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When you see the words, Object-Oriented, you will usually see another word right beside them, Object-Oriented Programming, Object-Oriented Design, or Object-Oriented Analysis. These are, of course, all connected and refer to the idea that to write any piece of software we need to do three things. Understand our problem, plan our solution, and build it, or rather analysis, design, and programming. They all deal with this larger idea, the larger world of Object-Orientation. But we have analysis, understanding the problem, what do we need to do? Design, and here, it's the word design as in plan, not design as in visually attractive layout.
This is the conceptual design of the solution. How are we going to do it? And by conceptual I mean no code here, diagrams sure, sketches on the whiteboard, yes, written descriptions, absolutely, but no code. Now mostly these days, rather than talking about analysis and design as two separate steps, they are often referred to together. Object-Oriented Analysis and Design. What do we need to do and how are we going to do it. Now we've called this course Object- Oriented Design simply because we are interested in the deliverables.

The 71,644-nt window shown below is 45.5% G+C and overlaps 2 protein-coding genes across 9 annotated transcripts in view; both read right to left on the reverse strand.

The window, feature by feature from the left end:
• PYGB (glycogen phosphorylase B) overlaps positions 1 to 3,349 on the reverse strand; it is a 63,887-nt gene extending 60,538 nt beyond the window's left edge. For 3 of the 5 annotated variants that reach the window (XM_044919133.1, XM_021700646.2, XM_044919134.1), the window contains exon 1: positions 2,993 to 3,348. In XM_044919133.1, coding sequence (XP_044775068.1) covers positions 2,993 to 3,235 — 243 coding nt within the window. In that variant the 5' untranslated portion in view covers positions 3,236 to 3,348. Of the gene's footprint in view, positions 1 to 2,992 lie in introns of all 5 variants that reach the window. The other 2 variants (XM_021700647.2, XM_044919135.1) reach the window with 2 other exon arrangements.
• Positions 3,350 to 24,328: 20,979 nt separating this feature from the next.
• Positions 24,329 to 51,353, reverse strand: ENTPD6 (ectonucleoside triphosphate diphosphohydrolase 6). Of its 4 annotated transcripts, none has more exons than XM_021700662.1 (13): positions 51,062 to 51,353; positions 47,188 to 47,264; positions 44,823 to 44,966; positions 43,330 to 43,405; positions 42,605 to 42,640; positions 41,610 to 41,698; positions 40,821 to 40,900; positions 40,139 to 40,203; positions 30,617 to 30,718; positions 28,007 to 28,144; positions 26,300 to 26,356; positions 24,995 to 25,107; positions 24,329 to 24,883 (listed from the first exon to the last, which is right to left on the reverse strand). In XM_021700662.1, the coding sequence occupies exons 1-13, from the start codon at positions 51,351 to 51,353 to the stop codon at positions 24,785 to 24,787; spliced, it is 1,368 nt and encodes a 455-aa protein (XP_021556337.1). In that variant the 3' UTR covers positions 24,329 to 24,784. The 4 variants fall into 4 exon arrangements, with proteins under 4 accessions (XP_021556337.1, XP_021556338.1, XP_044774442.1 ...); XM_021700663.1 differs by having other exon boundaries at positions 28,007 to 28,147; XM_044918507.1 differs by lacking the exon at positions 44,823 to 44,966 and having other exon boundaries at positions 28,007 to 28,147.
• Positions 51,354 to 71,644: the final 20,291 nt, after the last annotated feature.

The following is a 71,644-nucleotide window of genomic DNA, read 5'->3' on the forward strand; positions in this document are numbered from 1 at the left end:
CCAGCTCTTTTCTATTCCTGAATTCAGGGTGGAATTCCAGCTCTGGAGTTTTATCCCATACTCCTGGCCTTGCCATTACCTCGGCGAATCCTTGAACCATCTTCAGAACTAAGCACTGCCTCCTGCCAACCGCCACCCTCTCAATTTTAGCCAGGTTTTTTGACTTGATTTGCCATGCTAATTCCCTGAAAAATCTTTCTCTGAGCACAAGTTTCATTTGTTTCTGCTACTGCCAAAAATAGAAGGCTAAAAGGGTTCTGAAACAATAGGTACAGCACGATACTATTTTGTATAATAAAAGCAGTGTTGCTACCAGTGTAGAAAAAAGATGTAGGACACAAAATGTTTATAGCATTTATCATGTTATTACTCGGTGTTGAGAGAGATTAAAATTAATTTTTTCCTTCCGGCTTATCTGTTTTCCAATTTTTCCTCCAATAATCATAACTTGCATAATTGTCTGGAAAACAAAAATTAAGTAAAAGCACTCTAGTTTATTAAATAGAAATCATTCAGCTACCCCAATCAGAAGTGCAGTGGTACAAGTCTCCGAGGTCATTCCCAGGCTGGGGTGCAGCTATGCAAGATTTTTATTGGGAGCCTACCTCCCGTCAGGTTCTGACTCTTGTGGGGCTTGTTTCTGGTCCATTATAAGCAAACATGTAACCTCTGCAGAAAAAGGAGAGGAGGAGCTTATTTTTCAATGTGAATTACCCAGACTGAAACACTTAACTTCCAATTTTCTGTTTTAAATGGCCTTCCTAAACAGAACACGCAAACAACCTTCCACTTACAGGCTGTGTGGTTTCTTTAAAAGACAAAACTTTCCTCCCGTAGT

What should we create before we start to code? But we can't design without understanding our problem, without analyzing, so we will be talking about that too. And you might have one group of people that you are doing the analysis and design, and another group doing the programming, or the same people could be doing all three. But either way, the more you understand analysis and design, the easier the programming will be. So that's what we are focused on here.
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